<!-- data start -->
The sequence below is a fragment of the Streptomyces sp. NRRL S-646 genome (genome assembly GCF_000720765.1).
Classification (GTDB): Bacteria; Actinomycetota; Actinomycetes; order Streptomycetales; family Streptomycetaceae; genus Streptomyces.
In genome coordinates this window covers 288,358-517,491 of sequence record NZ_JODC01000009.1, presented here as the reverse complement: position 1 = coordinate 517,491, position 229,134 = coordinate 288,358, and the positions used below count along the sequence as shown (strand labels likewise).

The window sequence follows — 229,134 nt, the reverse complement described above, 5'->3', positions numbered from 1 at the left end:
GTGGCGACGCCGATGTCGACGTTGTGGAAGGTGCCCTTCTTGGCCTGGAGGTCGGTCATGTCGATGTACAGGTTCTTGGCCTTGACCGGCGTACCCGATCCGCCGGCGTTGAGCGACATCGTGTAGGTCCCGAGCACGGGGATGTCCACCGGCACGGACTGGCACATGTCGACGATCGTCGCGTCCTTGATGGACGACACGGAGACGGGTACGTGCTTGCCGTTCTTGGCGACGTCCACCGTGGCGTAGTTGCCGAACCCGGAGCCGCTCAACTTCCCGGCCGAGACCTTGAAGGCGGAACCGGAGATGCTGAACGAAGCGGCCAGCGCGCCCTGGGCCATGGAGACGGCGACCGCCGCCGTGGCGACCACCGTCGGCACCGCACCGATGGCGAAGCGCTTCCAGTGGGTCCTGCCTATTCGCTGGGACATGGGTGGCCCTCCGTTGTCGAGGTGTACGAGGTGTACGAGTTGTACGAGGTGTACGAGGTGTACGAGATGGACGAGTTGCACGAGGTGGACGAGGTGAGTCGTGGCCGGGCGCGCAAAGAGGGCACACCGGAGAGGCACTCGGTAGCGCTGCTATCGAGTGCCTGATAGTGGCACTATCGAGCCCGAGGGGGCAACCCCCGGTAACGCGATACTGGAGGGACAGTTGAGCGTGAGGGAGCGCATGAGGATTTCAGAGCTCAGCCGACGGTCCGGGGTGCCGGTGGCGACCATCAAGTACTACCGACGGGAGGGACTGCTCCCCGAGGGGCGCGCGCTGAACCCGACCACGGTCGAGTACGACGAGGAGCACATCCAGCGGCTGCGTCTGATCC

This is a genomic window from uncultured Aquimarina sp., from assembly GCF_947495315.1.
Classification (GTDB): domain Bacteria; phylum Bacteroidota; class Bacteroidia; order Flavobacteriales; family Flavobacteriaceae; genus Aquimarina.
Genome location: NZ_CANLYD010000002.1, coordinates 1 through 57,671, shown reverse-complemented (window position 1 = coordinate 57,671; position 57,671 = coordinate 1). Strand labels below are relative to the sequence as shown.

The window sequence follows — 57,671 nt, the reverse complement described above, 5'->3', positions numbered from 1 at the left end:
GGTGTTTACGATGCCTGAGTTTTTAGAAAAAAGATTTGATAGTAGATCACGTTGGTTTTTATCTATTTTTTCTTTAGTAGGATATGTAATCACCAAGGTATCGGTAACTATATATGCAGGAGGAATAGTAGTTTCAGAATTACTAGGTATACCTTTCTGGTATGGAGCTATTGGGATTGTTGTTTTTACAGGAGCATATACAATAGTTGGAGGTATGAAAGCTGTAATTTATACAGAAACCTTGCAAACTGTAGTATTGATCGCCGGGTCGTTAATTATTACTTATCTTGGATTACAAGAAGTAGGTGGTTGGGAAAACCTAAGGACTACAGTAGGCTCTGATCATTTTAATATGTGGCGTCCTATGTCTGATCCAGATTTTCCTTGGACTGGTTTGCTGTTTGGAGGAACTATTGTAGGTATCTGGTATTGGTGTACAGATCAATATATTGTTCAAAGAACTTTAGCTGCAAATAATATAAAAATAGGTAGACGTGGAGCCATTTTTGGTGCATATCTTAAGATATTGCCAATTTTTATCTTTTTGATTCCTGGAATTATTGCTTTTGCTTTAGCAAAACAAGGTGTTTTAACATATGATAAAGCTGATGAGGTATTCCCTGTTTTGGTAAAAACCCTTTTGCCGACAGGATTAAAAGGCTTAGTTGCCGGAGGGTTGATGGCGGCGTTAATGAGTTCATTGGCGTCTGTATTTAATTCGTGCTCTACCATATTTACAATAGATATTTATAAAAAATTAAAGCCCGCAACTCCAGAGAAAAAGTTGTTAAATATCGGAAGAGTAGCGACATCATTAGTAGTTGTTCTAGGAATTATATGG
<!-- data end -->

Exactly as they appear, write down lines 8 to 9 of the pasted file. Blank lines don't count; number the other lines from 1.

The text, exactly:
Genome location: NZ_CANLYD010000002.1, coordinates 1 through 57,671, shown reverse-complemented (window position 1 = coordinate 57,671; position 57,671 = coordinate 1). Strand labels below are relative to the sequence as shown.

The window sequence follows — 57,671 nt, the reverse complement described above, 5'->3', positions numbered from 1 at the left end: